Busy Philipps Opens Up About Her Postpartum Anxiety: 'I Didn't Even Know That Was a Thing'
"It took me a long time to really be able to vocalize what I was going through," actress and mother of two Busy Philipps tells PEOPLE
“I didn’t even know that was a thing,” Philipps, 40, recalls to PEOPLE of her postpartum anxiety. “I had heard only really terrible postpartum depression stories, like the ones that would make the news.”
“And that wasn’t my experience so I thought, well I guess this is just what being a new mom is like — being unable to go into the grocery store because you’re panicked and crying in your car,” adds the Cougar Town alum.
“It took me a long time to really be able to vocalize what I was going through and to get some help for it,” Philipps continues. “I’m glad that people have been more open about all kinds of postpartum issues.”
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Philipps, who has partnered with Poise, says “de-stigmatizing women’s health issues” is important to her, and that includes all kinds of postpartum body issues, such as urine leaks.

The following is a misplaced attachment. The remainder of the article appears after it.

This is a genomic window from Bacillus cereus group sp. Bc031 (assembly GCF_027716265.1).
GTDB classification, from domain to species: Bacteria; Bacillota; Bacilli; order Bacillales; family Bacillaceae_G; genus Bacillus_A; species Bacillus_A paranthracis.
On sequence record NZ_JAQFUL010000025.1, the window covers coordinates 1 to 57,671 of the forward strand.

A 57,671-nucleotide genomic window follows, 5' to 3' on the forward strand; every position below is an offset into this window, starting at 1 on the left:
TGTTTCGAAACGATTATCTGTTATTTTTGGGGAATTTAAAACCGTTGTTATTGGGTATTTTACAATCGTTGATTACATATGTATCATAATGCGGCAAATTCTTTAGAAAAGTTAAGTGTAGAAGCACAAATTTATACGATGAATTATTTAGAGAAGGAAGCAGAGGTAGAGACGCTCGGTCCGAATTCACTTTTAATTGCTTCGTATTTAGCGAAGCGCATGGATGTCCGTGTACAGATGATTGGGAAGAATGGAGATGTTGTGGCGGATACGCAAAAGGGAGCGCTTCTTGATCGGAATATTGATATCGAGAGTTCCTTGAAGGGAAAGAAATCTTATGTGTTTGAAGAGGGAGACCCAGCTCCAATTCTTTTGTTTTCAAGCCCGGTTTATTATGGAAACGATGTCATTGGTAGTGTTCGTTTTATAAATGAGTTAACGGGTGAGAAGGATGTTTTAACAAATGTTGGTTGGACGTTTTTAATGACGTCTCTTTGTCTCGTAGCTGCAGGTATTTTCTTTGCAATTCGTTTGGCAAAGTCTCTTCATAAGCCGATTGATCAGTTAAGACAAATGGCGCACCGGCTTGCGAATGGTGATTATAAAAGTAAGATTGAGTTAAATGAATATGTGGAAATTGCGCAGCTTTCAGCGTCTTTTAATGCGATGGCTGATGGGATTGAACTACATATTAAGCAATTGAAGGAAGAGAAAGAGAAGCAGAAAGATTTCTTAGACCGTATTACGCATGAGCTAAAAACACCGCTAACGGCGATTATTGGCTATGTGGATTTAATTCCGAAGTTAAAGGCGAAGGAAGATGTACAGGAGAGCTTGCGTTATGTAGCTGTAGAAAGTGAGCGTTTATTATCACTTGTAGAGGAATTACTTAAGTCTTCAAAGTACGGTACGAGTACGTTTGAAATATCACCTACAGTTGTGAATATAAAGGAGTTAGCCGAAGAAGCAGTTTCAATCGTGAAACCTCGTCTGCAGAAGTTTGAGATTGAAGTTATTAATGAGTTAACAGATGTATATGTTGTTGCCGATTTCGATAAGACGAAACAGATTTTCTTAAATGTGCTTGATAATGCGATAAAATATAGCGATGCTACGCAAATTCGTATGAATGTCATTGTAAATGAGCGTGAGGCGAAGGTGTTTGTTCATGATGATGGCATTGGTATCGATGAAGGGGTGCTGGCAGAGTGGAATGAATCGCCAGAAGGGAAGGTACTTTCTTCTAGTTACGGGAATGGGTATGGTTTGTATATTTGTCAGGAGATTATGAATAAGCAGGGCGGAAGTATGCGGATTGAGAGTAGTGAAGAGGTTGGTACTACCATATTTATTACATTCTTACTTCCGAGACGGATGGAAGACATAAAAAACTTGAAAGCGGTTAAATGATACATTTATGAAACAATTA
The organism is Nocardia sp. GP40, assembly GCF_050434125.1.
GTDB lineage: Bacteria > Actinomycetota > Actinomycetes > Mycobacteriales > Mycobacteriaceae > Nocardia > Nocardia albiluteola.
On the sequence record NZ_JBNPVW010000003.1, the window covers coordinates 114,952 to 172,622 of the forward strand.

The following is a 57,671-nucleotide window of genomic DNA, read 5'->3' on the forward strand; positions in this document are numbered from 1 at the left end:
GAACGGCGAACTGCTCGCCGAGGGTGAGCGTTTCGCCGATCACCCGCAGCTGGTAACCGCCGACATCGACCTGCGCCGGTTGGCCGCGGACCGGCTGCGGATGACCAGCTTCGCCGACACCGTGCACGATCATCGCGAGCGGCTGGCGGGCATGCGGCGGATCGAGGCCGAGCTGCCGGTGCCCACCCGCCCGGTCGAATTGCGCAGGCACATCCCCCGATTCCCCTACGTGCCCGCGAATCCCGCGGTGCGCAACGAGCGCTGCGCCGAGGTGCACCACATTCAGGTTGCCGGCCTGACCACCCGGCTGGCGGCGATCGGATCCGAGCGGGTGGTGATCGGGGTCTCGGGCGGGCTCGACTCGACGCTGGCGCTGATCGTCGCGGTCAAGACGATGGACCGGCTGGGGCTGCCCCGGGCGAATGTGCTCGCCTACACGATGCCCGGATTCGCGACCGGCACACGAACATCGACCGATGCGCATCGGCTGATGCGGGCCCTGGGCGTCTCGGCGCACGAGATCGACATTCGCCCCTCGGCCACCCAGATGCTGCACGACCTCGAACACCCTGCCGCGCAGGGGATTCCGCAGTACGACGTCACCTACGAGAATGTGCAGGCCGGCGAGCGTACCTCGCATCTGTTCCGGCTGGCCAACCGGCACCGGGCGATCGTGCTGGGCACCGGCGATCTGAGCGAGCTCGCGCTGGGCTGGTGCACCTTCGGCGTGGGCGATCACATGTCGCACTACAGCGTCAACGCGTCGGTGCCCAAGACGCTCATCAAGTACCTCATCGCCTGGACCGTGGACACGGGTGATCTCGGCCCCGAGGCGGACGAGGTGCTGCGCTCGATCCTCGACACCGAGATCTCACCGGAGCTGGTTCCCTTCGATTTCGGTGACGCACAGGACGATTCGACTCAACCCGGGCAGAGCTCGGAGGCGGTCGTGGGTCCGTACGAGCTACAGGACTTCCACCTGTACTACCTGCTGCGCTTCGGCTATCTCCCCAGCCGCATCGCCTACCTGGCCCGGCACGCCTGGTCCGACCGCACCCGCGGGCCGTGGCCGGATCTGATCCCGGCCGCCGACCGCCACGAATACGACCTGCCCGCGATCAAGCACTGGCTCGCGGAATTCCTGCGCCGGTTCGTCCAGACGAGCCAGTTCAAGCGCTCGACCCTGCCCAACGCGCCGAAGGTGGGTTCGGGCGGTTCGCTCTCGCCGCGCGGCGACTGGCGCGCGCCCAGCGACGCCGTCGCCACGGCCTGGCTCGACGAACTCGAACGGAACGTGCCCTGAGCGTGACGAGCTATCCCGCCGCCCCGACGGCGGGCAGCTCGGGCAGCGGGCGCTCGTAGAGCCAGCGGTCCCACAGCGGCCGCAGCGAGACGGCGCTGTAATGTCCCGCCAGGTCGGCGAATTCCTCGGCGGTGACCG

“This is an issue that a lot of people shy away from and don’t want to talk about and yet it affects one in three women, and that’s a lot of women,” says the Dawson’s Creek alum. “After I was a new mom with my second kid, I experienced this and I never really knew that that was a thing that happens.”
Philipps is mom to Birdie and Cricket Pearl, and says that though the two sisters are “fairly different” personality wise (Birdie is “pretty serious and very thoughtful,” while Cricket is “free and goofy”), they are “little buddies.”
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The author of This Will Only Hurt a Little adds to PEOPLE that the pair fall pretty squarely into their older and younger sibling roles, recalling one time when she asked Cricket if she would like a younger sibling, “She was like, ‘No, I’m the baby.’ Note taken.”
Philipps, who recently spoke in front of the Supreme Court to advocate for reproductive rights, says she hopes her own openness about women’s issues empowers her daughters.
“I hope that my girls live their lives in a way where they feel very empowered and free to be who they want to be in whatever way they want to be,” says the former Freaks and Geeks star. “I hope that they hold on to that.”